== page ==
The new year brought new worries for the D.C. government as new council members were sworn into office Monday.
While the city is growing and is financially stronger than ever, leaders fear the new conservative Republican Congress and White House may interfere with or overturn some of the liberal city's laws.
Eleanor Holmes Norton, longtime delegate to the United States Congress representing the District of Columbia, put it more bluntly.
“Any changes in our criminal justice should be initiated and recommended by the District of Columbia, not the Congress of the United States,” Norton said.
Mayor Muriel Bowser met briefly President-elect Donald Trump in New York in December, but neither has released details. She said D.C. has more than 20 years of balanced budgets and said she'll try to work with Congress.
“Our approach, of course, is to see what the new landscape is at the White House and the Congress,” Bowser said.
Ward 6 Councilman Charles Allen is the new chairman of the judiciary committee. He said the city has to be especially wary now.
“I think we're going to have to be on guard and probably a little bit on the edge of our seat for this,” Allen said. “We've seen we've had a hostile Senate and Congress, sometimes, toward the district, and we've always had President Obama as a backstop. We don't have that anymore.”
District civic leaders said the city has to put aside political differences at home to withstand Congress.
“That is going to be a concern,” said Earl Williams, president of the Federation of Citizens Associations. “They're going to have to stand strong and support the residents of the city and not let us get run over by a new administration.”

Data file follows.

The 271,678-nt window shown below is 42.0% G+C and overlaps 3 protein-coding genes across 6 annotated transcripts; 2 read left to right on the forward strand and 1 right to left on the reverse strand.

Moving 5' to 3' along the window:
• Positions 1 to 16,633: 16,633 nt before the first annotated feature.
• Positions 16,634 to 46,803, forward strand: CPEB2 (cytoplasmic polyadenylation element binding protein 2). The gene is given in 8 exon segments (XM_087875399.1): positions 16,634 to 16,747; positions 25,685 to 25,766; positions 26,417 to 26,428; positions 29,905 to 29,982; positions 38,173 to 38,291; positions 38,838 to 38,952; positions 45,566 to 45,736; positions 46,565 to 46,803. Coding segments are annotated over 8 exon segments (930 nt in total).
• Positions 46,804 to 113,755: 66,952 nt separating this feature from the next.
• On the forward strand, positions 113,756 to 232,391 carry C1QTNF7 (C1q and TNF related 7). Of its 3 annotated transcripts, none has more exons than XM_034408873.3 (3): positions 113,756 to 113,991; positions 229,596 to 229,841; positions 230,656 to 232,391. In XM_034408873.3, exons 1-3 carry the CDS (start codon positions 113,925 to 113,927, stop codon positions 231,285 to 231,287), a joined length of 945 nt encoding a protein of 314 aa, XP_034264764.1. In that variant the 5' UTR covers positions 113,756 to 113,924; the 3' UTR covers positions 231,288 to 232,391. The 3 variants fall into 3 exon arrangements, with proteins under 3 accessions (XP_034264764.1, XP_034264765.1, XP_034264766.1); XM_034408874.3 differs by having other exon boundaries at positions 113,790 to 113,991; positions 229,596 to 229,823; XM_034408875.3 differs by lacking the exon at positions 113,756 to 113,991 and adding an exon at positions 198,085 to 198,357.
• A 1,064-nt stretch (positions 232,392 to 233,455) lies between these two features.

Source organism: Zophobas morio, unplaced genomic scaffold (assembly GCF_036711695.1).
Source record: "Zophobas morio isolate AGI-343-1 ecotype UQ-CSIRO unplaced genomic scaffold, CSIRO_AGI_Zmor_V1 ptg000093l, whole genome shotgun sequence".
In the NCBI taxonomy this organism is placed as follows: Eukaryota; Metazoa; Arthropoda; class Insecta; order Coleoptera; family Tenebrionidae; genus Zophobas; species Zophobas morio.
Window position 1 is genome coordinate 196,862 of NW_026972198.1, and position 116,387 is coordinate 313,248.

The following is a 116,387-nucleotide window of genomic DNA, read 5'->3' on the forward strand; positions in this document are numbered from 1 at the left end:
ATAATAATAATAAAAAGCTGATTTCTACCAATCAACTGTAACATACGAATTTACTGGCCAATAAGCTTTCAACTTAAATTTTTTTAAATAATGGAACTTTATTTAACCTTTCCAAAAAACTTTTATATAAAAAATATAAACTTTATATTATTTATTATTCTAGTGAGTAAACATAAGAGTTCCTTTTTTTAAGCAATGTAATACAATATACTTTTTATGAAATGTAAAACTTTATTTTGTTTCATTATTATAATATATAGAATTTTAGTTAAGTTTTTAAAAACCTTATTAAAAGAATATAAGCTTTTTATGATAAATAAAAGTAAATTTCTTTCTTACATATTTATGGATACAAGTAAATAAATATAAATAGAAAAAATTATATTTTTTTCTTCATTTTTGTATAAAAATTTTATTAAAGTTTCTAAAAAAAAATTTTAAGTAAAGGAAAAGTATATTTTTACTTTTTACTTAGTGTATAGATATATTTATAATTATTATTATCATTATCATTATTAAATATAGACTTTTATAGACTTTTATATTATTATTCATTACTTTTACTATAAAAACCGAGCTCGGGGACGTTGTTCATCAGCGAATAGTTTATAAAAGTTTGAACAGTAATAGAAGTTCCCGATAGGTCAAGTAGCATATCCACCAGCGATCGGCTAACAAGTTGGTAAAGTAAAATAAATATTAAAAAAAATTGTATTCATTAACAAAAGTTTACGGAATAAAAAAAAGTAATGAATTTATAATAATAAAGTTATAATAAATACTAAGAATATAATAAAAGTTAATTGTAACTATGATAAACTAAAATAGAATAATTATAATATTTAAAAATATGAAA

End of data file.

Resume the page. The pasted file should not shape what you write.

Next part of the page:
Former mayor Vincent Gray and other new council members were sworn in during Monday’s council meeting. Gray, who will represent Ward 7, at-large Councilman Robert White and Ward 8 Councilman Trayon White all took the oath of office while Bowser and others watched.
Bowser defeated Gray for mayor two years ago. She sat nearby as Gray, a potential opponent again in 2018, offered veiled criticism of Bowser sloganeering instead of action.
“Too many people in our city have watched while some neighborhoods have prosperity while others remain stagnant,” Gray said.
Gray blames his loss as mayor a long-running federal investigation into his 2010 campaign. He was not charged in the investigation, but 12 people pleaded guilty to charges stemming from the investigation, which uncovered evidence of more than $3.3 million in illegal contributions to various campaigns between 2006 and 2011.
He said he is looking ahead.
“People ask me all the time about running again for mayor,” he said. “It is not a decision I’ve made. As I’ve said to you, before, a number of times, it is certainly something we’ve not ruled out.”
Bowser said she's running again but hasn't set up a campaign committee. D.C. Attorney General Karl Racine, another potential candidate for mayor, said he'll make any career decision later this year.